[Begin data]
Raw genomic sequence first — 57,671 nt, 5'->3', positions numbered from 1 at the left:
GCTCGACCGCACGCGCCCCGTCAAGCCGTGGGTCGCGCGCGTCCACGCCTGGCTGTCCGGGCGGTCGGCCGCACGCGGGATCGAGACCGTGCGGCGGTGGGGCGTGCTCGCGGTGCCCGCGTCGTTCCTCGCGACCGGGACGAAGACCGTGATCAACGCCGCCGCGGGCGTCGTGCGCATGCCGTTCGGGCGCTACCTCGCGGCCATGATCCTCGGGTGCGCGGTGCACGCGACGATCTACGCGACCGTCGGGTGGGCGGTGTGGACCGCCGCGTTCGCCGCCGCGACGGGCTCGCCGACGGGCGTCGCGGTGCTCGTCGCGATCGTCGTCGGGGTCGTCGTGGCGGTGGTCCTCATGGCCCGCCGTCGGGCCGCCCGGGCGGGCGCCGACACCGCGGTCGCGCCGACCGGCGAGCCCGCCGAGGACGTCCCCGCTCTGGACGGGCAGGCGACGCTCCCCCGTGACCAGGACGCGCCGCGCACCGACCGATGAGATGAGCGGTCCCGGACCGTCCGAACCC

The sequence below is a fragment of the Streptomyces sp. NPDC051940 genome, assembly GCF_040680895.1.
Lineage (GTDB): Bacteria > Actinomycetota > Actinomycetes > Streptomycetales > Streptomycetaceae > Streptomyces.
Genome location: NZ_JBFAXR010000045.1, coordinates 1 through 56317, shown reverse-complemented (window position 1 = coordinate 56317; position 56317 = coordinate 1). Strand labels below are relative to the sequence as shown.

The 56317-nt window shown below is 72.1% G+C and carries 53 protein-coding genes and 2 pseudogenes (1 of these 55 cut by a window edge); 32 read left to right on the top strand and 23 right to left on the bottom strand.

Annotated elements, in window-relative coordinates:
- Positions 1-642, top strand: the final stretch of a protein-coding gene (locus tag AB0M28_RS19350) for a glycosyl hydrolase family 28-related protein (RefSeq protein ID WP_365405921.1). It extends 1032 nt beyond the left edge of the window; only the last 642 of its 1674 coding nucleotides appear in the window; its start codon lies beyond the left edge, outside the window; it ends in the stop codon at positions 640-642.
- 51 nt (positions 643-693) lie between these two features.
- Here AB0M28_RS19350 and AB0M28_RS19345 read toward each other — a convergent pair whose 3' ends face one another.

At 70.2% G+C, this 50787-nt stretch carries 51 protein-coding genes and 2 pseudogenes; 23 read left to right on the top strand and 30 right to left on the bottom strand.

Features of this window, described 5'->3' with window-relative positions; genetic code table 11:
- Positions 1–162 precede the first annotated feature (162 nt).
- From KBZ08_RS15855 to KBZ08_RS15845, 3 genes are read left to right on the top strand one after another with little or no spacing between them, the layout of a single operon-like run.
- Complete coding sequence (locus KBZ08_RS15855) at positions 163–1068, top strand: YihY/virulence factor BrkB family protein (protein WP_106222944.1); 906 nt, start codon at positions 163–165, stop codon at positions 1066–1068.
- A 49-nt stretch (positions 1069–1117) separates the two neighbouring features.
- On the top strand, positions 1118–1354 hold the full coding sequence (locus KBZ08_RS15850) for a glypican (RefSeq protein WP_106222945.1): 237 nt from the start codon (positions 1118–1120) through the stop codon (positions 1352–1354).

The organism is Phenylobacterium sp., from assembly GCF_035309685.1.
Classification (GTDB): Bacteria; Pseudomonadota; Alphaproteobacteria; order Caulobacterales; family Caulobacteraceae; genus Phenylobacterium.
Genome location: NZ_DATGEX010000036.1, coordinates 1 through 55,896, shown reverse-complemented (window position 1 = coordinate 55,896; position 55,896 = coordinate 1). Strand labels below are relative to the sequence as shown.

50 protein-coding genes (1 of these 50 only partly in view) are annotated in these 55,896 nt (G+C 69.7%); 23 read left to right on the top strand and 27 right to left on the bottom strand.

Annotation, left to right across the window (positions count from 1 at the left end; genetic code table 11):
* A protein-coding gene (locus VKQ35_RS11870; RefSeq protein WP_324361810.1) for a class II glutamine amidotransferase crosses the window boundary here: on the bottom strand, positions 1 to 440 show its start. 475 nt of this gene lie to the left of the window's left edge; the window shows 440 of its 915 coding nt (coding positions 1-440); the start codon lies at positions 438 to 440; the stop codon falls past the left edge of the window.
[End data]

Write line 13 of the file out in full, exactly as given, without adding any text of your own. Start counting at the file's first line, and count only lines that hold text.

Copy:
- Positions 1–162 precede the first annotated feature (162 nt).